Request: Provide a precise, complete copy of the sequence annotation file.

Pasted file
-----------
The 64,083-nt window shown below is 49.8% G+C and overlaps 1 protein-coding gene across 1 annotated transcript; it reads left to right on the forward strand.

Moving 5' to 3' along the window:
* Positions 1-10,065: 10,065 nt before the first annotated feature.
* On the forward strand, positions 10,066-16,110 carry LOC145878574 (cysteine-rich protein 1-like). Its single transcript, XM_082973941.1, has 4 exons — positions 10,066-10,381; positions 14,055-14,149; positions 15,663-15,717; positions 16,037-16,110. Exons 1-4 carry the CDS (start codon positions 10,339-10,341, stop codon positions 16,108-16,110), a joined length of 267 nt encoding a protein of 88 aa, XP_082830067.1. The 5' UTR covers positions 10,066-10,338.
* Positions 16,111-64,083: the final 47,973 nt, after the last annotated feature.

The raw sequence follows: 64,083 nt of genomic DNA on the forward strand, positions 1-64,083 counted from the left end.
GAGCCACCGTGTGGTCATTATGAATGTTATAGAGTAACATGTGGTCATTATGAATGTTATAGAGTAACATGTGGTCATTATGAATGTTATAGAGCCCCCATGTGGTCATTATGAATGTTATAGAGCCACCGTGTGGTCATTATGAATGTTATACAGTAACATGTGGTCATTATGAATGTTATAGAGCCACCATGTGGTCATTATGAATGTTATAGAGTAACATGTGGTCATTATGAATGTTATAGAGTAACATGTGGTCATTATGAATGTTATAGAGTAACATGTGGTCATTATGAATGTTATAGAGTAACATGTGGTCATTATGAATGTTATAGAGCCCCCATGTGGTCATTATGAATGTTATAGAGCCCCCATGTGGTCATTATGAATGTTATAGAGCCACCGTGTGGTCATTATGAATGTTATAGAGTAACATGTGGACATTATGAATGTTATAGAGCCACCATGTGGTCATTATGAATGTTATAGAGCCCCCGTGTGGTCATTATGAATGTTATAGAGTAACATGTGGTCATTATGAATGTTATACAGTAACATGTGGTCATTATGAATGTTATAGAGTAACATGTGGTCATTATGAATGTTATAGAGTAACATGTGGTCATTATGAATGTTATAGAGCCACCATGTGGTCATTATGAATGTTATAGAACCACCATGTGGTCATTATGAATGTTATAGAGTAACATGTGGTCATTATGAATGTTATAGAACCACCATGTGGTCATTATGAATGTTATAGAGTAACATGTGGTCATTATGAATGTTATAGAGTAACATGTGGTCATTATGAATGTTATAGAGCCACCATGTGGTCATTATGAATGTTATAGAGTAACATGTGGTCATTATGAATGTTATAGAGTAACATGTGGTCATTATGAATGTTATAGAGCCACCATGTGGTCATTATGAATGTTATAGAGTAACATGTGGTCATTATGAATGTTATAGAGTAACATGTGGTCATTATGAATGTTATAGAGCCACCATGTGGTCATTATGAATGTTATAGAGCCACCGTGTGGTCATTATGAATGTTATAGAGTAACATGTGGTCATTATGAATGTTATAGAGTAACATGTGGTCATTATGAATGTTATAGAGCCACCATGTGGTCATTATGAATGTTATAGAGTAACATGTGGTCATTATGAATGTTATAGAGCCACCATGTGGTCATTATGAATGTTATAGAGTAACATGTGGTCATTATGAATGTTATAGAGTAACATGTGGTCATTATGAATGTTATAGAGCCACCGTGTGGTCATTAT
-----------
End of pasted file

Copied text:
The 64,083-nt window shown below is 49.8% G+C and overlaps 1 protein-coding gene across 1 annotated transcript; it reads left to right on the forward strand.

Moving 5' to 3' along the window:
* Positions 1-10,065: 10,065 nt before the first annotated feature.
* On the forward strand, positions 10,066-16,110 carry LOC145878574 (cysteine-rich protein 1-like). Its single transcript, XM_082973941.1, has 4 exons — positions 10,066-10,381; positions 14,055-14,149; positions 15,663-15,717; positions 16,037-16,110. Exons 1-4 carry the CDS (start codon positions 10,339-10,341, stop codon positions 16,108-16,110), a joined length of 267 nt encoding a protein of 88 aa, XP_082830067.1. The 5' UTR covers positions 10,066-10,338.
* Positions 16,111-64,083: the final 47,973 nt, after the last annotated feature.

The raw sequence follows: 64,083 nt of genomic DNA on the forward strand, positions 1-64,083 counted from the left end.
GAGCCACCGTGTGGTCATTATGAATGTTATAGAGTAACATGTGGTCATTATGAATGTTATAGAGTAACATGTGGTCATTATGAATGTTATAGAGCCCCCATGTGGTCATTATGAATGTTATAGAGCCACCGTGTGGTCATTATGAATGTTATACAGTAACATGTGGTCATTATGAATGTTATAGAGCCACCATGTGGTCATTATGAATGTTATAGAGTAACATGTGGTCATTATGAATGTTATAGAGTAACATGTGGTCATTATGAATGTTATAGAGTAACATGTGGTCATTATGAATGTTATAGAGTAACATGTGGTCATTATGAATGTTATAGAGCCCCCATGTGGTCATTATGAATGTTATAGAGCCCCCATGTGGTCATTATGAATGTTATAGAGCCACCGTGTGGTCATTATGAATGTTATAGAGTAACATGTGGACATTATGAATGTTATAGAGCCACCATGTGGTCATTATGAATGTTATAGAGCCCCCGTGTGGTCATTATGAATGTTATAGAGTAACATGTGGTCATTATGAATGTTATACAGTAACATGTGGTCATTATGAATGTTATAGAGTAACATGTGGTCATTATGAATGTTATAGAGTAACATGTGGTCATTATGAATGTTATAGAGCCACCATGTGGTCATTATGAATGTTATAGAACCACCATGTGGTCATTATGAATGTTATAGAGTAACATGTGGTCATTATGAATGTTATAGAACCACCATGTGGTCATTATGAATGTTATAGAGTAACATGTGGTCATTATGAATGTTATAGAGTAACATGTGGTCATTATGAATGTTATAGAGCCACCATGTGGTCATTATGAATGTTATAGAGTAACATGTGGTCATTATGAATGTTATAGAGTAACATGTGGTCATTATGAATGTTATAGAGCCACCATGTGGTCATTATGAATGTTATAGAGTAACATGTGGTCATTATGAATGTTATAGAGTAACATGTGGTCATTATGAATGTTATAGAGCCACCATGTGGTCATTATGAATGTTATAGAGCCACCGTGTGGTCATTATGAATGTTATAGAGTAACATGTGGTCATTATGAATGTTATAGAGTAACATGTGGTCATTATGAATGTTATAGAGCCACCATGTGGTCATTATGAATGTTATAGAGTAACATGTGGTCATTATGAATGTTATAGAGCCACCATGTGGTCATTATGAATGTTATAGAGTAACATGTGGTCATTATGAATGTTATAGAGTAACATGTGGTCATTATGAATGTTATAGAGCCACCGTGTGGTCATTAT